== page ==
“What’s to say that they don’t go to Hoboken or Weehauken?” he said. “The worst-case scenario is if they throw their hands up in the air and close up shop completely because they can’t compete.”

Riehl also worried that a proliferation of local wage-theft rules would lead to a “patchwork of ordinances” that would make it difficult for businesses that operate in multiple jurisdictions.

It is possible, she said, that you could have two businesses on the same street but in different towns that would have follow different rules. That could create an unfair advantage for one of the businesses, she said.

“I think it dangerous when we have this patchwork of regulations,” she said. “The reason why we have a state Legislature is to enact state policy. We have to mindful of that to make sure policies are uniform, so it is not hard to expand and not hard to open multiple offices in New Jersey.”

Worker advocates say the local ordinances are needed to give state sanctions extra teeth.

Newark Councilman Anibal Ramos said in a press release issued by New Jersey Working Families that businesses that engage in wage theft don’t just “harm their own workers, they undercut business owners that play by the rules and treat their employees with respect.”

“Because the state’s current powers to penalize bad actors are limited, there’s a real need for local governments to step in and protect the basic rights of their constituents,” he said.

Craig Garcia, political coordinator for New Jersey Working Families Alliance, said local officials are more receptive to complaints from workers who also are their neighbors. Wage-theft laws like those in Newark and Jersey are “something that municipalities can do and should do to make sure that employers in their towns are doing the right thing.”

He said the New Brunswick law, which has been in place the longest, has resulted in about $200,000 in recovered wages for workers, most of which were paid before any official complaints were filed with the city.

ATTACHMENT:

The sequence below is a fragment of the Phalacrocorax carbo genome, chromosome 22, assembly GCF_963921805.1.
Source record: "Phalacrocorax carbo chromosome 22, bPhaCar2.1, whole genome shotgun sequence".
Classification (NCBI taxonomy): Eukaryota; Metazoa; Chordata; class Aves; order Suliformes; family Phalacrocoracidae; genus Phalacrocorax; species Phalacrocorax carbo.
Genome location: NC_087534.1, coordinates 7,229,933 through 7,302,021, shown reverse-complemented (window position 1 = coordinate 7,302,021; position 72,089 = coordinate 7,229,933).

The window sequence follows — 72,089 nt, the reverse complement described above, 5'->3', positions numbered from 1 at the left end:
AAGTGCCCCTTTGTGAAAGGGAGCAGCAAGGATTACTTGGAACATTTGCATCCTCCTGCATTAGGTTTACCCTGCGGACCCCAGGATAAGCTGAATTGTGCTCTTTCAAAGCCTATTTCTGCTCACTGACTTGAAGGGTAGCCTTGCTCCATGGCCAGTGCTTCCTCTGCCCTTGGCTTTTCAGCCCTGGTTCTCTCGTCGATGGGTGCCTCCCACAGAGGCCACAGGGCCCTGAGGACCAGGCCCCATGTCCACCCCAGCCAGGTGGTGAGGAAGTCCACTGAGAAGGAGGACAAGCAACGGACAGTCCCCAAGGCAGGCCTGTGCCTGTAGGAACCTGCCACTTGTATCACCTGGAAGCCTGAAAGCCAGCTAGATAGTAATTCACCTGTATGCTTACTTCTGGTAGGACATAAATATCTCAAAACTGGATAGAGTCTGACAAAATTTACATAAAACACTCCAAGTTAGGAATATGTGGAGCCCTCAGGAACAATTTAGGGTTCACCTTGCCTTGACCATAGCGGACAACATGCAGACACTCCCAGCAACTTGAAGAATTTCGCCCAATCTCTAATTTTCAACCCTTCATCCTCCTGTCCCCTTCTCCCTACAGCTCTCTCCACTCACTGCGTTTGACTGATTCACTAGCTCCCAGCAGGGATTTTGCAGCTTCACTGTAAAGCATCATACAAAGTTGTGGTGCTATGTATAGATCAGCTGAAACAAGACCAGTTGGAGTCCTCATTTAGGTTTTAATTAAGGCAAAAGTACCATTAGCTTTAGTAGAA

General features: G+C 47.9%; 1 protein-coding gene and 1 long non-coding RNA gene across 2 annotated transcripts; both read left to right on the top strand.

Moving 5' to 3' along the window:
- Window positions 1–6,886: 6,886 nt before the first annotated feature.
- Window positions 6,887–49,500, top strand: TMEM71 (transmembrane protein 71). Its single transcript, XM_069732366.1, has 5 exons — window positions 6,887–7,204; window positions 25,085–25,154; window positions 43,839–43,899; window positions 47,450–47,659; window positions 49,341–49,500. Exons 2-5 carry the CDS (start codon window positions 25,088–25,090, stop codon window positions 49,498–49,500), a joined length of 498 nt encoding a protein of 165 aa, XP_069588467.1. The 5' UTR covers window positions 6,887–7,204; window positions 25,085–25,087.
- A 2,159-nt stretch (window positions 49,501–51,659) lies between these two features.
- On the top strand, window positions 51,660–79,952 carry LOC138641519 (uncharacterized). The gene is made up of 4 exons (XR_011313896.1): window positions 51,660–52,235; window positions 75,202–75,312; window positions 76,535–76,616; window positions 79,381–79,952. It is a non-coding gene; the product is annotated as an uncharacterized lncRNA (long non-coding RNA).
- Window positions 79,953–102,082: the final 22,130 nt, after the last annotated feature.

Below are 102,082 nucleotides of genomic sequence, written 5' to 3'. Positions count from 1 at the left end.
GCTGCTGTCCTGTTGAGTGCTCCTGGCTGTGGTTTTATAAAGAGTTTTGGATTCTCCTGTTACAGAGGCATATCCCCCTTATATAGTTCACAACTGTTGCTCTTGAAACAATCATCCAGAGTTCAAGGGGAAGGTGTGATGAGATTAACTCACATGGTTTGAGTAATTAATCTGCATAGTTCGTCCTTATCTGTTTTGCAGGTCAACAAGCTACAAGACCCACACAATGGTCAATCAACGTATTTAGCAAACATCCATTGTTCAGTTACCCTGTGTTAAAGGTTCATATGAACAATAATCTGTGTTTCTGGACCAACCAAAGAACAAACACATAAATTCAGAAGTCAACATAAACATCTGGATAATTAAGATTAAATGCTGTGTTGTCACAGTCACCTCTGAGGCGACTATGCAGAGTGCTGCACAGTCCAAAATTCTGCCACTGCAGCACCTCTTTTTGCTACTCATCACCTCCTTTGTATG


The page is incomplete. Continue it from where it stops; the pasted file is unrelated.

City spokeswoman Jennifer Bradshaw said two businesses faced the loss of license under the New Brunswick law but settled with their employees before they came before the City Council.

“The ordinances,” Garcia said, allow d for “meaningful enforcement against wage theft. There have been a number of cases where employees have gone through entire Department of Labor process and had determinations that wages were owed to them, but they were unable to recover them. When the ordinance was implemented, we found that employers with outstanding cases paid up.”

Garcia said the goal is not to revoke licenses, but to “have that threat to disincentivize employers from committing wage theft in the first place.”

Business groups agree that wage theft should be punished, but they say the focus should be on compliance with current state laws or strengthening of the current process.

“I would work on compliance, education, those things that make (business) operators better,” Halvorsen said.

The NJBIA says the state could improve wage and hour rules by increasing the maximum amount that an employee can seek in back wages before the employee has to file litigation. The state currently allows employees to file a complaint and seek an administrative remedy for back wages up to $30,000. This would allow workers to represent themselves and not have to hire attorneys, she said.

In addition, the NJBIA says rules should be put in place to ensure that businesses quickly comply with judgments. The organization is proposing that the writ requiring payment be returned to the court showing compliance within 60 days.

“We have to make it easer for employees to represent themselves in wage collection proceedings and we have to make sure that, when there is a judgment, that the worker is paid promptly,” Riehl said.